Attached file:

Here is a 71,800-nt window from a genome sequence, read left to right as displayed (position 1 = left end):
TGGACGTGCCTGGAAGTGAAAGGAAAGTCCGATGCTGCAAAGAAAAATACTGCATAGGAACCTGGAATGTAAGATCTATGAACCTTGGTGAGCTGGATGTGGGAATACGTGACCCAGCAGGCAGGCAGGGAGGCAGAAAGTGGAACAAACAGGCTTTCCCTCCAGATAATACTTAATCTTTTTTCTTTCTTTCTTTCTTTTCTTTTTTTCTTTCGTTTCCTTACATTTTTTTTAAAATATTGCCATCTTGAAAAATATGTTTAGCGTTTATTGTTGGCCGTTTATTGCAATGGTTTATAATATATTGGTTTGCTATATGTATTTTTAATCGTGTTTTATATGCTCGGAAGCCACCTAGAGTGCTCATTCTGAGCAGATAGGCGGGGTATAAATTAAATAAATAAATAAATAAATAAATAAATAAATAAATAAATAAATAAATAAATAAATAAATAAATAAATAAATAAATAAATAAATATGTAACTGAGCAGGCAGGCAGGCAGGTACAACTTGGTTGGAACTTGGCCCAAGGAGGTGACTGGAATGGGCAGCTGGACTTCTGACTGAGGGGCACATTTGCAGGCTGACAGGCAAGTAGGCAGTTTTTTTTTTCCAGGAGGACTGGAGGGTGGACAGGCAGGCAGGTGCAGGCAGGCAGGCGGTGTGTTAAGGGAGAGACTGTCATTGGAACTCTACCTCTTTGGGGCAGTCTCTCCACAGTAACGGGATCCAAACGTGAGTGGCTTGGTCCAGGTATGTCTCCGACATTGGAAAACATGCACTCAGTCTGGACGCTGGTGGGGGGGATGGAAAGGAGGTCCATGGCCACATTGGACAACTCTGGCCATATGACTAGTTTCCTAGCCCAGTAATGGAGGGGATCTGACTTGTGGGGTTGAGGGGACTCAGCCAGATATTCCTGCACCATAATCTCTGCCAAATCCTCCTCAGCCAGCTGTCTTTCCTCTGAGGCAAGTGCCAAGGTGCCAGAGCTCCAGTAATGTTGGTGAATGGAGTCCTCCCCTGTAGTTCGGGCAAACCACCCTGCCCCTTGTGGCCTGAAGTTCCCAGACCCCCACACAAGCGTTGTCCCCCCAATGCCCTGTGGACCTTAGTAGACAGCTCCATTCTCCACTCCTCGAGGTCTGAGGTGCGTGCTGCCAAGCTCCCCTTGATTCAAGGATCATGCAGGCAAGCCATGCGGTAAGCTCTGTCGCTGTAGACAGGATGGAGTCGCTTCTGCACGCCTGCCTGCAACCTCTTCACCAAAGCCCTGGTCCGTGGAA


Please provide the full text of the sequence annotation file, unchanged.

Here is a 71,800-nt window from a genome sequence, read left to right as displayed (position 1 = left end):
TGGACGTGCCTGGAAGTGAAAGGAAAGTCCGATGCTGCAAAGAAAAATACTGCATAGGAACCTGGAATGTAAGATCTATGAACCTTGGTGAGCTGGATGTGGGAATACGTGACCCAGCAGGCAGGCAGGGAGGCAGAAAGTGGAACAAACAGGCTTTCCCTCCAGATAATACTTAATCTTTTTTCTTTCTTTCTTTCTTTTCTTTTTTTCTTTCGTTTCCTTACATTTTTTTTAAAATATTGCCATCTTGAAAAATATGTTTAGCGTTTATTGTTGGCCGTTTATTGCAATGGTTTATAATATATTGGTTTGCTATATGTATTTTTAATCGTGTTTTATATGCTCGGAAGCCACCTAGAGTGCTCATTCTGAGCAGATAGGCGGGGTATAAATTAAATAAATAAATAAATAAATAAATAAATAAATAAATAAATAAATAAATAAATAAATAAATAAATAAATAAATAAATAAATAAATATGTAACTGAGCAGGCAGGCAGGCAGGTACAACTTGGTTGGAACTTGGCCCAAGGAGGTGACTGGAATGGGCAGCTGGACTTCTGACTGAGGGGCACATTTGCAGGCTGACAGGCAAGTAGGCAGTTTTTTTTTTCCAGGAGGACTGGAGGGTGGACAGGCAGGCAGGTGCAGGCAGGCAGGCGGTGTGTTAAGGGAGAGACTGTCATTGGAACTCTACCTCTTTGGGGCAGTCTCTCCACAGTAACGGGATCCAAACGTGAGTGGCTTGGTCCAGGTATGTCTCCGACATTGGAAAACATGCACTCAGTCTGGACGCTGGTGGGGGGGATGGAAAGGAGGTCCATGGCCACATTGGACAACTCTGGCCATATGACTAGTTTCCTAGCCCAGTAATGGAGGGGATCTGACTTGTGGGGTTGAGGGGACTCAGCCAGATATTCCTGCACCATAATCTCTGCCAAATCCTCCTCAGCCAGCTGTCTTTCCTCTGAGGCAAGTGCCAAGGTGCCAGAGCTCCAGTAATGTTGGTGAATGGAGTCCTCCCCTGTAGTTCGGGCAAACCACCCTGCCCCTTGTGGCCTGAAGTTCCCAGACCCCCACACAAGCGTTGTCCCCCCAATGCCCTGTGGACCTTAGTAGACAGCTCCATTCTCCACTCCTCGAGGTCTGAGGTGCGTGCTGCCAAGCTCCCCTTGATTCAAGGATCATGCAGGCAAGCCATGCGGTAAGCTCTGTCGCTGTAGACAGGATGGAGTCGCTTCTGCACGCCTGCCTGCAACCTCTTCACCAAAGCCCTGGTCCGTGGAA